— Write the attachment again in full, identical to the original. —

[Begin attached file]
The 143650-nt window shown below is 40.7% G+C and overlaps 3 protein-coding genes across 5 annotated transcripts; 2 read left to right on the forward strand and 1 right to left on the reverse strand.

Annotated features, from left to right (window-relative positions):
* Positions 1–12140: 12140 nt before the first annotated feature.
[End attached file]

The 143650-nt window shown below is 40.7% G+C and overlaps 3 protein-coding genes across 5 annotated transcripts; 2 read left to right on the forward strand and 1 right to left on the reverse strand.

Annotated features, from left to right (window-relative positions):
* Positions 1–12140: 12140 nt before the first annotated feature.